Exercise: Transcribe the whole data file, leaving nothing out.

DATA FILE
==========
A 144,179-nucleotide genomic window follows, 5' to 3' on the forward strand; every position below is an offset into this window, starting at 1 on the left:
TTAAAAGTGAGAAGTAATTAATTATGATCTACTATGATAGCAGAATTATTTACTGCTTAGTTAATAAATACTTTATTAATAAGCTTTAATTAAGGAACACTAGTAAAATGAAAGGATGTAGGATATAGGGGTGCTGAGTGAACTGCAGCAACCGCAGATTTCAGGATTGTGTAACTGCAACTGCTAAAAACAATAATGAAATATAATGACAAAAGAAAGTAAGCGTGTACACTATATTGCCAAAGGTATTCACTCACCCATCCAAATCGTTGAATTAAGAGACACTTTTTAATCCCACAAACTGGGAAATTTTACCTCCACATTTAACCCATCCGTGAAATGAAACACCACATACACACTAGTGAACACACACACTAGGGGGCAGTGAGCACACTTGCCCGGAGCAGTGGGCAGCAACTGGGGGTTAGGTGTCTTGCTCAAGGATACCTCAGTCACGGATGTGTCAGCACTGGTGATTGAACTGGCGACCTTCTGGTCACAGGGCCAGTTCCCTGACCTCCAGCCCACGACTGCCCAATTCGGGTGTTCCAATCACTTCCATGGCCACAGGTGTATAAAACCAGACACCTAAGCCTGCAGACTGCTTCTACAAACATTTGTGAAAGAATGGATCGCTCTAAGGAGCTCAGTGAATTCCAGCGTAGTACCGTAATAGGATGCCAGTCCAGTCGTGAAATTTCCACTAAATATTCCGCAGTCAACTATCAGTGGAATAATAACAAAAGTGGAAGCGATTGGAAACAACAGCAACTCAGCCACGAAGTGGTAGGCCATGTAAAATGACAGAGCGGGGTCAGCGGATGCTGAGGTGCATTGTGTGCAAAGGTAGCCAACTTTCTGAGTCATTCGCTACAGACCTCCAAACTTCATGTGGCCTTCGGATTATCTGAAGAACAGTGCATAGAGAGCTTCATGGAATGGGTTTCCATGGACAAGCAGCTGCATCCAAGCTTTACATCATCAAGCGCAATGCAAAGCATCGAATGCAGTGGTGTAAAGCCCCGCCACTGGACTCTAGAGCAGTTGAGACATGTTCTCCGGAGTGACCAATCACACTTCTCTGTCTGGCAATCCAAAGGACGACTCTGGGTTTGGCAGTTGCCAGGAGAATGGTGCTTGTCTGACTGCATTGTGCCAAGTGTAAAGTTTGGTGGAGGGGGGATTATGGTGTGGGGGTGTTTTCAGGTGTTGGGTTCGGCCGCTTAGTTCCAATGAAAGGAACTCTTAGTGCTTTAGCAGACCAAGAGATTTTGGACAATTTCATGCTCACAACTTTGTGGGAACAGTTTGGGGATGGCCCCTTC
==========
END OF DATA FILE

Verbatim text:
A 144,179-nucleotide genomic window follows, 5' to 3' on the forward strand; every position below is an offset into this window, starting at 1 on the left:
TTAAAAGTGAGAAGTAATTAATTATGATCTACTATGATAGCAGAATTATTTACTGCTTAGTTAATAAATACTTTATTAATAAGCTTTAATTAAGGAACACTAGTAAAATGAAAGGATGTAGGATATAGGGGTGCTGAGTGAACTGCAGCAACCGCAGATTTCAGGATTGTGTAACTGCAACTGCTAAAAACAATAATGAAATATAATGACAAAAGAAAGTAAGCGTGTACACTATATTGCCAAAGGTATTCACTCACCCATCCAAATCGTTGAATTAAGAGACACTTTTTAATCCCACAAACTGGGAAATTTTACCTCCACATTTAACCCATCCGTGAAATGAAACACCACATACACACTAGTGAACACACACACTAGGGGGCAGTGAGCACACTTGCCCGGAGCAGTGGGCAGCAACTGGGGGTTAGGTGTCTTGCTCAAGGATACCTCAGTCACGGATGTGTCAGCACTGGTGATTGAACTGGCGACCTTCTGGTCACAGGGCCAGTTCCCTGACCTCCAGCCCACGACTGCCCAATTCGGGTGTTCCAATCACTTCCATGGCCACAGGTGTATAAAACCAGACACCTAAGCCTGCAGACTGCTTCTACAAACATTTGTGAAAGAATGGATCGCTCTAAGGAGCTCAGTGAATTCCAGCGTAGTACCGTAATAGGATGCCAGTCCAGTCGTGAAATTTCCACTAAATATTCCGCAGTCAACTATCAGTGGAATAATAACAAAAGTGGAAGCGATTGGAAACAACAGCAACTCAGCCACGAAGTGGTAGGCCATGTAAAATGACAGAGCGGGGTCAGCGGATGCTGAGGTGCATTGTGTGCAAAGGTAGCCAACTTTCTGAGTCATTCGCTACAGACCTCCAAACTTCATGTGGCCTTCGGATTATCTGAAGAACAGTGCATAGAGAGCTTCATGGAATGGGTTTCCATGGACAAGCAGCTGCATCCAAGCTTTACATCATCAAGCGCAATGCAAAGCATCGAATGCAGTGGTGTAAAGCCCCGCCACTGGACTCTAGAGCAGTTGAGACATGTTCTCCGGAGTGACCAATCACACTTCTCTGTCTGGCAATCCAAAGGACGACTCTGGGTTTGGCAGTTGCCAGGAGAATGGTGCTTGTCTGACTGCATTGTGCCAAGTGTAAAGTTTGGTGGAGGGGGGATTATGGTGTGGGGGTGTTTTCAGGTGTTGGGTTCGGCCGCTTAGTTCCAATGAAAGGAACTCTTAGTGCTTTAGCAGACCAAGAGATTTTGGACAATTTCATGCTCACAACTTTGTGGGAACAGTTTGGGGATGGCCCCTTC